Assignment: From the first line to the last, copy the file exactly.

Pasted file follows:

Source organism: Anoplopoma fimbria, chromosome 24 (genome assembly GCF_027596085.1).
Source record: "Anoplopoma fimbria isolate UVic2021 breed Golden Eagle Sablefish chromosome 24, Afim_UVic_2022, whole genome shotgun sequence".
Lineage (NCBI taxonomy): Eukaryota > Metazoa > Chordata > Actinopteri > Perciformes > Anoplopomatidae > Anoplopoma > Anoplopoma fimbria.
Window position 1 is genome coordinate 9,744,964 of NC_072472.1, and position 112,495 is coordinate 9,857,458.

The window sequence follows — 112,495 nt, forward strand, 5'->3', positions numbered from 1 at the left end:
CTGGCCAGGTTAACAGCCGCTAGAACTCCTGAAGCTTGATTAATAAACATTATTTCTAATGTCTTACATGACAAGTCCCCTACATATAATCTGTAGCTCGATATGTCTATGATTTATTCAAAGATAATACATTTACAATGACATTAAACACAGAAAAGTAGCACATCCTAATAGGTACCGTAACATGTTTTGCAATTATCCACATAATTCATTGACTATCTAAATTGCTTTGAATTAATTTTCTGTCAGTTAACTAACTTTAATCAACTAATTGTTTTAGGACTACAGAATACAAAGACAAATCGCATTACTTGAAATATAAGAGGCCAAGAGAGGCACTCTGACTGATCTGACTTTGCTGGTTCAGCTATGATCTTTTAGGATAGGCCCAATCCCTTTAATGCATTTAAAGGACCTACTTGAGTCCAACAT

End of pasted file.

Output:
Source organism: Anoplopoma fimbria, chromosome 24 (genome assembly GCF_027596085.1).
Source record: "Anoplopoma fimbria isolate UVic2021 breed Golden Eagle Sablefish chromosome 24, Afim_UVic_2022, whole genome shotgun sequence".
Lineage (NCBI taxonomy): Eukaryota > Metazoa > Chordata > Actinopteri > Perciformes > Anoplopomatidae > Anoplopoma > Anoplopoma fimbria.
Window position 1 is genome coordinate 9,744,964 of NC_072472.1, and position 112,495 is coordinate 9,857,458.

The window sequence follows — 112,495 nt, forward strand, 5'->3', positions numbered from 1 at the left end:
CTGGCCAGGTTAACAGCCGCTAGAACTCCTGAAGCTTGATTAATAAACATTATTTCTAATGTCTTACATGACAAGTCCCCTACATATAATCTGTAGCTCGATATGTCTATGATTTATTCAAAGATAATACATTTACAATGACATTAAACACAGAAAAGTAGCACATCCTAATAGGTACCGTAACATGTTTTGCAATTATCCACATAATTCATTGACTATCTAAATTGCTTTGAATTAATTTTCTGTCAGTTAACTAACTTTAATCAACTAATTGTTTTAGGACTACAGAATACAAAGACAAATCGCATTACTTGAAATATAAGAGGCCAAGAGAGGCACTCTGACTGATCTGACTTTGCTGGTTCAGCTATGATCTTTTAGGATAGGCCCAATCCCTTTAATGCATTTAAAGGACCTACTTGAGTCCAACAT